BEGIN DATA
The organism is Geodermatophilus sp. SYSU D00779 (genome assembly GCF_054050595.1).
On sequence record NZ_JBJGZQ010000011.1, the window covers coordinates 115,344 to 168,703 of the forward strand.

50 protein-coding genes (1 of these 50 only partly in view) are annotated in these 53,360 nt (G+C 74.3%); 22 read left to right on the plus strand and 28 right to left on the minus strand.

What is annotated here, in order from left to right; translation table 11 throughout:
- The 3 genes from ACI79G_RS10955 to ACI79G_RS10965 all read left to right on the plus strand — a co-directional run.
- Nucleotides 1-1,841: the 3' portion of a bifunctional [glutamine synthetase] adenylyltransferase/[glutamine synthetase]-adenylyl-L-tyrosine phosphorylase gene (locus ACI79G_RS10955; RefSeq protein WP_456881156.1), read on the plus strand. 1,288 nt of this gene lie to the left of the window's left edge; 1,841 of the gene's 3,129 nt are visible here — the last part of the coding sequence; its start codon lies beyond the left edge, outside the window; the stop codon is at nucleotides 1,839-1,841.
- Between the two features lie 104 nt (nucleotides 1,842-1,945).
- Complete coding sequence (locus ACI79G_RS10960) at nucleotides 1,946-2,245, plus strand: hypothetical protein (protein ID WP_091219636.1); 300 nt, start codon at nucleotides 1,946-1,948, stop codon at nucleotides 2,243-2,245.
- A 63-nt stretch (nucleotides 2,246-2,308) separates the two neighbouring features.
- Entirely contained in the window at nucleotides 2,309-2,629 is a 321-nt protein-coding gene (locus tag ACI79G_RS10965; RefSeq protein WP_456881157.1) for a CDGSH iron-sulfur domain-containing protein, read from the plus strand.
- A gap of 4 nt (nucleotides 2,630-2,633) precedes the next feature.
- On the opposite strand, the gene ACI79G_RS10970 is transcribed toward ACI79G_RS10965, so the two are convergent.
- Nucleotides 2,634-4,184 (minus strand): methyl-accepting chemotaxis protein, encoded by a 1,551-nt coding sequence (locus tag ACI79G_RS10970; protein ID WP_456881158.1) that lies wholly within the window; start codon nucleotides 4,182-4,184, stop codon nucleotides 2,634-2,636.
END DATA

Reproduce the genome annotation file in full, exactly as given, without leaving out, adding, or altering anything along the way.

The organism is Geodermatophilus sp. SYSU D00779 (genome assembly GCF_054050595.1).
On sequence record NZ_JBJGZQ010000011.1, the window covers coordinates 115,344 to 168,703 of the forward strand.

50 protein-coding genes (1 of these 50 only partly in view) are annotated in these 53,360 nt (G+C 74.3%); 22 read left to right on the plus strand and 28 right to left on the minus strand.

What is annotated here, in order from left to right; translation table 11 throughout:
- The 3 genes from ACI79G_RS10955 to ACI79G_RS10965 all read left to right on the plus strand — a co-directional run.
- Nucleotides 1-1,841: the 3' portion of a bifunctional [glutamine synthetase] adenylyltransferase/[glutamine synthetase]-adenylyl-L-tyrosine phosphorylase gene (locus ACI79G_RS10955; RefSeq protein WP_456881156.1), read on the plus strand. 1,288 nt of this gene lie to the left of the window's left edge; 1,841 of the gene's 3,129 nt are visible here — the last part of the coding sequence; its start codon lies beyond the left edge, outside the window; the stop codon is at nucleotides 1,839-1,841.
- Between the two features lie 104 nt (nucleotides 1,842-1,945).
- Complete coding sequence (locus ACI79G_RS10960) at nucleotides 1,946-2,245, plus strand: hypothetical protein (protein ID WP_091219636.1); 300 nt, start codon at nucleotides 1,946-1,948, stop codon at nucleotides 2,243-2,245.
- A 63-nt stretch (nucleotides 2,246-2,308) separates the two neighbouring features.
- Entirely contained in the window at nucleotides 2,309-2,629 is a 321-nt protein-coding gene (locus tag ACI79G_RS10965; RefSeq protein WP_456881157.1) for a CDGSH iron-sulfur domain-containing protein, read from the plus strand.
- A gap of 4 nt (nucleotides 2,630-2,633) precedes the next feature.
- On the opposite strand, the gene ACI79G_RS10970 is transcribed toward ACI79G_RS10965, so the two are convergent.
- Nucleotides 2,634-4,184 (minus strand): methyl-accepting chemotaxis protein, encoded by a 1,551-nt coding sequence (locus tag ACI79G_RS10970; protein ID WP_456881158.1) that lies wholly within the window; start codon nucleotides 4,182-4,184, stop codon nucleotides 2,634-2,636.